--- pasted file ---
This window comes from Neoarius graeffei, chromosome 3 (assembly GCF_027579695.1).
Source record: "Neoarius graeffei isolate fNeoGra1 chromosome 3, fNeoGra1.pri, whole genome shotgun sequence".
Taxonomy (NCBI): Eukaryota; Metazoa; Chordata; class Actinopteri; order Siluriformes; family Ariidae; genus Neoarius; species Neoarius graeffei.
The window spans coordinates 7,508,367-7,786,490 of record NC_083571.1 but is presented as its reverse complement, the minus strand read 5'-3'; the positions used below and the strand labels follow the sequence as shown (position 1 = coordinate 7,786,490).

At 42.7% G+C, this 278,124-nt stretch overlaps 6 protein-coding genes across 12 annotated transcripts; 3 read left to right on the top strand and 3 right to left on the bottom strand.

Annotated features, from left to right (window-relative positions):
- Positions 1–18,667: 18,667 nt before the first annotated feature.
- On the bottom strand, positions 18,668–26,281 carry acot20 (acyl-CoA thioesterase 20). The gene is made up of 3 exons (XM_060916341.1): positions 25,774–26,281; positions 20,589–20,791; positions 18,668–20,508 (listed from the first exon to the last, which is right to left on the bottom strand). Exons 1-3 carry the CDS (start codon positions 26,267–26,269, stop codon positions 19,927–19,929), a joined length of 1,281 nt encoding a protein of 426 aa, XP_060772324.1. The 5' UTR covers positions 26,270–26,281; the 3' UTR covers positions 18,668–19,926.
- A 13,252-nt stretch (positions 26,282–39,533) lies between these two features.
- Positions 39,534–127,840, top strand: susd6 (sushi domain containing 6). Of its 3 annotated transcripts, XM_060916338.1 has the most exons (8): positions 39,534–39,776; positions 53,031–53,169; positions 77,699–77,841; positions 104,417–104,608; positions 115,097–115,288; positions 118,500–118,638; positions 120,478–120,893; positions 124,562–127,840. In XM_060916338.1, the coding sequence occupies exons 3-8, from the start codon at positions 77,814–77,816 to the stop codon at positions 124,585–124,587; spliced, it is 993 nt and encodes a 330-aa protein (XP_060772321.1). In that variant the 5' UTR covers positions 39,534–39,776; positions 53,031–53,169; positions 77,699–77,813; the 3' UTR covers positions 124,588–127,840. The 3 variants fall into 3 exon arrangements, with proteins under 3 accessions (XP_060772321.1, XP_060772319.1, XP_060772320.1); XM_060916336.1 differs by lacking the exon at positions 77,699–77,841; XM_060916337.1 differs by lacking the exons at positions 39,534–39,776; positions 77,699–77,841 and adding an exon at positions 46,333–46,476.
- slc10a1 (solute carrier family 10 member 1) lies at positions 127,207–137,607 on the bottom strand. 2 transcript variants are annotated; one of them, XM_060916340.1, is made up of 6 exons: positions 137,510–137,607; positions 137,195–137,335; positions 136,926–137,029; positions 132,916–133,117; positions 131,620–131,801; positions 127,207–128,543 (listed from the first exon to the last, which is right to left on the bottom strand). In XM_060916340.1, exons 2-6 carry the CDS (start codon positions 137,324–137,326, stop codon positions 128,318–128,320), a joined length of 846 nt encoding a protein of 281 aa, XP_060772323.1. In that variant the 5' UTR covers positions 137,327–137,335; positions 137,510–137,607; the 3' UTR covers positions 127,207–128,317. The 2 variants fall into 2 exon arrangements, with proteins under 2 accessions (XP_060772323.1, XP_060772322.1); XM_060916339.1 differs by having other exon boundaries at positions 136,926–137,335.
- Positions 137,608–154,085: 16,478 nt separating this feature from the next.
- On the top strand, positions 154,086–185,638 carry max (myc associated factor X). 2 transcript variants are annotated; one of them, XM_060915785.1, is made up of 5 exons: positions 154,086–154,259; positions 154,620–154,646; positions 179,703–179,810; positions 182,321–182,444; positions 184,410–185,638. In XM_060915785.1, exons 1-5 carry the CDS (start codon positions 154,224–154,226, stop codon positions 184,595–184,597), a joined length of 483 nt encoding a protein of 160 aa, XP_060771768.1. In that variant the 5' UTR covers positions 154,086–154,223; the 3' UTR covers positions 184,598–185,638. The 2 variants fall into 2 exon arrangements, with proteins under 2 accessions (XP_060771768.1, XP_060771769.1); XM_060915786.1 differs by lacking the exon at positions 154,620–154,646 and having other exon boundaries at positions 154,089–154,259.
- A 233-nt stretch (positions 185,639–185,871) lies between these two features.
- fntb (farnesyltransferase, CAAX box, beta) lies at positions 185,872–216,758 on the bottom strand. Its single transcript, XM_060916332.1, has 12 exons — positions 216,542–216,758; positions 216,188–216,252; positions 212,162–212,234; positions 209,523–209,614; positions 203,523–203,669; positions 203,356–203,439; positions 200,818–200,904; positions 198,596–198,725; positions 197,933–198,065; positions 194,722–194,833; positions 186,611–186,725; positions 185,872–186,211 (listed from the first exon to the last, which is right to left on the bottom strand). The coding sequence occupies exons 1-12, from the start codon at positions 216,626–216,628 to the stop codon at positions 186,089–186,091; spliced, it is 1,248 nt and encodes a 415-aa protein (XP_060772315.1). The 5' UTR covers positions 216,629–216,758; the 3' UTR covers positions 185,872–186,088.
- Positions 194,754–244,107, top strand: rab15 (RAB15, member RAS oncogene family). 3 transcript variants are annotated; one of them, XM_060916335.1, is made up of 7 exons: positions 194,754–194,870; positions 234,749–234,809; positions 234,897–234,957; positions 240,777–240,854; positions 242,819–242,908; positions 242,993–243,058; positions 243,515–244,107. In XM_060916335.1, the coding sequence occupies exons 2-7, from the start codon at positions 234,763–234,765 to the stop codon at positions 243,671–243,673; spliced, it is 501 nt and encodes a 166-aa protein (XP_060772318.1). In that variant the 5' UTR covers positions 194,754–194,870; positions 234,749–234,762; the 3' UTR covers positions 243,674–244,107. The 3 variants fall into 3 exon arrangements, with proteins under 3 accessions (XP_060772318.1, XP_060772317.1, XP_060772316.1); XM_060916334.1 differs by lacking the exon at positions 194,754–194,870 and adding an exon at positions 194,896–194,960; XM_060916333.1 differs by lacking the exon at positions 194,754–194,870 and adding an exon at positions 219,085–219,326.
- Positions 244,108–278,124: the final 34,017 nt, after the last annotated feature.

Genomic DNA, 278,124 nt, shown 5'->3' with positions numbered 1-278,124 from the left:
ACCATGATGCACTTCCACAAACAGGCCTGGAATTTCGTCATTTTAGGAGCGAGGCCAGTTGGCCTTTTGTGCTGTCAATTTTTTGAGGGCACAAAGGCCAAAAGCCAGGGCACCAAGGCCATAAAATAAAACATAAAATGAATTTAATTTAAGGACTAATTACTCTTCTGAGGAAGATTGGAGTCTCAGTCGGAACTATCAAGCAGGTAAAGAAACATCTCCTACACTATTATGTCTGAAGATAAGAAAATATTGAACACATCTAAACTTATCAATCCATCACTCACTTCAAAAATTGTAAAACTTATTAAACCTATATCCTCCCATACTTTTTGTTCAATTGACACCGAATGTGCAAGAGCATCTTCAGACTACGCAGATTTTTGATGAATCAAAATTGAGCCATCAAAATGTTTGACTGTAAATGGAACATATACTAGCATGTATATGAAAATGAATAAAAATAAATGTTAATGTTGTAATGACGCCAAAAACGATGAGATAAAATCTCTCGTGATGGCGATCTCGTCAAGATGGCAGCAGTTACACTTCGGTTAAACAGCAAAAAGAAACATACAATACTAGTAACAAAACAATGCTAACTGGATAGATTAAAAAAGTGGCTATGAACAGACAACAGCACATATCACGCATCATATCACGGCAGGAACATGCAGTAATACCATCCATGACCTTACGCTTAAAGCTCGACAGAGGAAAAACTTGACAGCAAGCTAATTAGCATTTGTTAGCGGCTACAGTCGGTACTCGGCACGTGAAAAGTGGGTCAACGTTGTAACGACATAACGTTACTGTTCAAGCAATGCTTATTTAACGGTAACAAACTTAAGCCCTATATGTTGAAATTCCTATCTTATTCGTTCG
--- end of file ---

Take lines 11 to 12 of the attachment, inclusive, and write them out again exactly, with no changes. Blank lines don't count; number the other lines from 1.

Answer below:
- slc10a1 (solute carrier family 10 member 1) lies at positions 127,207–137,607 on the bottom strand. 2 transcript variants are annotated; one of them, XM_060916340.1, is made up of 6 exons: positions 137,510–137,607; positions 137,195–137,335; positions 136,926–137,029; positions 132,916–133,117; positions 131,620–131,801; positions 127,207–128,543 (listed from the first exon to the last, which is right to left on the bottom strand). In XM_060916340.1, exons 2-6 carry the CDS (start codon positions 137,324–137,326, stop codon positions 128,318–128,320), a joined length of 846 nt encoding a protein of 281 aa, XP_060772323.1. In that variant the 5' UTR covers positions 137,327–137,335; positions 137,510–137,607; the 3' UTR covers positions 127,207–128,317. The 2 variants fall into 2 exon arrangements, with proteins under 2 accessions (XP_060772323.1, XP_060772322.1); XM_060916339.1 differs by having other exon boundaries at positions 136,926–137,335.
- Positions 137,608–154,085: 16,478 nt separating this feature from the next.